Picture of How to design and make a wood carving knife
I will show you how to make a wood carving knife with a minimum of tools.

This knife is perfect for carving the shrink cup in my last instructable


Step 1: Tools needed

Picture of Tools needed
To make this instrucable you only need simple hand tools that most of you already have.
You need a hammer, a saw, a file, a vice, an ax and a knife.
I also use a froe and a metal ruler that is nice to have but you can do with out them.

If you don't have a froe use a big knife or a ax to split the wood.
And as a substituted for a metal ruler use the backside of a saw.
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vhcl6 years ago
Very Nice!! One of the best Instructables I have read so far. Thanks :-)
81411 month ago

The blades are available on amazon. River birch canbe used where it is native.

ripperman22 years ago
I have also seen blades made from old straight razors. Usually german made steel is the best. I just don't have the time and buy blades from Warren Cutlery in the U.S.
dmdsanchez3 years ago
Where did you get the frosts knifes...
jhnath3 years ago
Excellent how-to. I have never seen anyone so skilled with a hand axe doing carving-impressive.

Ron-Ray5 years ago
Pic #3: "Twin Sisters" :-) ... I like that!

RE: "adjectives" ... THEY know what you mean. Some people just can't stand to just watch, read, listen, learn- and ENJOY. They want to be the main attraction...
They really know that you owned them by making this great series and they could never do what you have done here. They're called "Trolls", because they 'fish' (troll) around comment sections trying to cause mayhem with their wtf, omfg, lmao, and other acrid acronyms and inserting mean and vicious comments. They are the "boils on the backsides of the Internet"!
Kiernan Ron-Ray4 years ago
and you sir are a very very devious troll ^_^

Love the guide I hope to make one of these soon, I have been using a china folder for carving and now that im getting more into it it would be nice to have one of these.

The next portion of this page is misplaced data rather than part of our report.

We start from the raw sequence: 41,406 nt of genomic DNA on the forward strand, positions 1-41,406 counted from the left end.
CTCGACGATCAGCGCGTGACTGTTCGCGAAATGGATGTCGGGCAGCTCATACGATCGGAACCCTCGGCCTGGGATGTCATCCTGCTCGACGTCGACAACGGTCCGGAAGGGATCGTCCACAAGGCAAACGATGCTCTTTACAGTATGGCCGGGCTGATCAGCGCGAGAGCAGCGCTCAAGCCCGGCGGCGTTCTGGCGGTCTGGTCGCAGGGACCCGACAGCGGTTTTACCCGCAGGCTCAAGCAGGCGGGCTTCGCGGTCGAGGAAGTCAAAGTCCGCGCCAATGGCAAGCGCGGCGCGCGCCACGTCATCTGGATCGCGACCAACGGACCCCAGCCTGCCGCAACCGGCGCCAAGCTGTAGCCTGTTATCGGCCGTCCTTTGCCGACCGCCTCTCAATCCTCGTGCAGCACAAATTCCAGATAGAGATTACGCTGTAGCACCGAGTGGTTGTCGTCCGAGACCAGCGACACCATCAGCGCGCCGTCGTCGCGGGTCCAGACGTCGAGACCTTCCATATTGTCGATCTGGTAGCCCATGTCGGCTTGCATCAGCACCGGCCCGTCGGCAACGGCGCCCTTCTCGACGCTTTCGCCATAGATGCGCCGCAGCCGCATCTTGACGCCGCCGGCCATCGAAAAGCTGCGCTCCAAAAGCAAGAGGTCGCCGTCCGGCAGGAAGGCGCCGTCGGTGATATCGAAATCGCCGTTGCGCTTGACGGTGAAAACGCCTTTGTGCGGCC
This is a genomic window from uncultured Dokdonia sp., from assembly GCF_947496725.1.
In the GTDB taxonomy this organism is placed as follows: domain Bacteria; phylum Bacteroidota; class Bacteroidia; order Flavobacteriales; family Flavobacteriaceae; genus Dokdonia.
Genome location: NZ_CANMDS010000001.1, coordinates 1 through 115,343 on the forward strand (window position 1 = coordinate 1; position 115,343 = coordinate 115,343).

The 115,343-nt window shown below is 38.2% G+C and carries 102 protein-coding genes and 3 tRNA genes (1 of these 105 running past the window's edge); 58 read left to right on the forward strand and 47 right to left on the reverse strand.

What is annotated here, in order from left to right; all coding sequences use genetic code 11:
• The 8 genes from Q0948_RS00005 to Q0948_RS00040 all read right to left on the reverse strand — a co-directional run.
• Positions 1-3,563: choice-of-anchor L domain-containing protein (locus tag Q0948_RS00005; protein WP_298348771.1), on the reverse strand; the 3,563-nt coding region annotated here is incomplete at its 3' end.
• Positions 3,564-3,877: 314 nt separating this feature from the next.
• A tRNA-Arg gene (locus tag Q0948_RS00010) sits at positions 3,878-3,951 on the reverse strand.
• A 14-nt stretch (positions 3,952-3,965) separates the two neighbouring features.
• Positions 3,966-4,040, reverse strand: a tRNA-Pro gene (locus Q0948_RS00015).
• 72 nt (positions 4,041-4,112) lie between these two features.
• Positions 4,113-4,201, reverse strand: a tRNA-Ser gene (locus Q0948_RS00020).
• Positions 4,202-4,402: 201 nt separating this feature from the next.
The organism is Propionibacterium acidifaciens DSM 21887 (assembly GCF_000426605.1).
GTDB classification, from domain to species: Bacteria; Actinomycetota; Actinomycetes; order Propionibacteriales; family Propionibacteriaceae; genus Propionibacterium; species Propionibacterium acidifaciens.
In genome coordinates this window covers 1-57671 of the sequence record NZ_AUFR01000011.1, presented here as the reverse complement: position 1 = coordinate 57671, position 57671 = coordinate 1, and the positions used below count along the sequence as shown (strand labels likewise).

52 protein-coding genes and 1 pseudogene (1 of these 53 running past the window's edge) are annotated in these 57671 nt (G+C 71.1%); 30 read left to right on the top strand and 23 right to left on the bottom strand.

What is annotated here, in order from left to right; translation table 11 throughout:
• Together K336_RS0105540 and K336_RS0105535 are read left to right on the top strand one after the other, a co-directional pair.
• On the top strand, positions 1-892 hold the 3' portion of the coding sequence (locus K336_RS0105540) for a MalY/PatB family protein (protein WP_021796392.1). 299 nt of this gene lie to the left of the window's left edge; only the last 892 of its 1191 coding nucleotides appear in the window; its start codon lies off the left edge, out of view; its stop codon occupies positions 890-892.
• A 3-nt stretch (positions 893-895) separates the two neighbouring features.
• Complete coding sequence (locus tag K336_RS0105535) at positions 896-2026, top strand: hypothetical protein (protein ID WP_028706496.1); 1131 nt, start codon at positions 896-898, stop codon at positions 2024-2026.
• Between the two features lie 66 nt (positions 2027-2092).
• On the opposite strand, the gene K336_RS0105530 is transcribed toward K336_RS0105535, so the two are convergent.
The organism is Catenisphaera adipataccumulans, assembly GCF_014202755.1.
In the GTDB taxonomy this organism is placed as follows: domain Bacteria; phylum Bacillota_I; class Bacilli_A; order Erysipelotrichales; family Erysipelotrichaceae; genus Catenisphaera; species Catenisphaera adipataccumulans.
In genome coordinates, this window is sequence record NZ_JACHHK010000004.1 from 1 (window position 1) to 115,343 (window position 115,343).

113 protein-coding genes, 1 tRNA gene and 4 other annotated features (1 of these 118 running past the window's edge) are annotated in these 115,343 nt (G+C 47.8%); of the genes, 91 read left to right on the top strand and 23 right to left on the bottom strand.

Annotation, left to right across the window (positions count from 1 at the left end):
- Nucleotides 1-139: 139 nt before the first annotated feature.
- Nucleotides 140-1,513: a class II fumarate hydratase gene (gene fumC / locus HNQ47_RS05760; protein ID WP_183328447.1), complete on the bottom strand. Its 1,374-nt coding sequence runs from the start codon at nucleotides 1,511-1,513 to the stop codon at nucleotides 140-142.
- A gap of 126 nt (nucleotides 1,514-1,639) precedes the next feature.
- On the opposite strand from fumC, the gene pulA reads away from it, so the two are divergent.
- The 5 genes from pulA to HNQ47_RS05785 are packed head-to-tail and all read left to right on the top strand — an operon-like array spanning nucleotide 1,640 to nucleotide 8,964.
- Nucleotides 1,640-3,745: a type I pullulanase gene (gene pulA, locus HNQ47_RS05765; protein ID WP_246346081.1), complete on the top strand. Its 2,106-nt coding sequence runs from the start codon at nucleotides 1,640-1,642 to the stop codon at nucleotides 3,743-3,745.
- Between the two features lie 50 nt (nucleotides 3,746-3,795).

slaitch4 years ago
I believe that my favorite part of this project is that apart from the blade being steel, it could have been done any time in the last quarter of a million years. It's very timeless.
Where did you buy the blades? I couldn't find them on their website?
morfmir (author)  atomicturkey274 years ago
I buy them from here


or here


do they ship to the U.S ?
morfmir (author)  atomicturkey274 years ago
I don't know, but why don't you just ask them.

lorenrad5 years ago
I notice a lot of bouncing of the workbench when you are chopping away at your knife handle. If you can stiffen your bench, your cutting strokes will be more effective and you won't have to worry about tools and other stuff on your bench jumping around and falling off. In regards to the danger of cutting towards your hand, eventually you might slip and do yourself some nasty damage. One thing you can do to make the job safer: thin the sides of the handle before making the undercut. Then you don't have to chop so hard to clear it. I notice that when you cut towards you, you still have some of the handle in the way as a guard, so it's not as dangerous as it seems.
sabr6865 years ago
I love how you just left the camera tilted. You were in the zone, man. I could see it just fine that way anyway. Nice skills.
morfmir (author)  sabr6865 years ago
Hi. I had the camera clamped in my vice :-) And didn't want to break it by tightening it to much. Now I have bought a tripod for future films. /Thomas
peater5 years ago
I've never seen such a shiny, beautiful hammer head!
morfmir (author)  peater5 years ago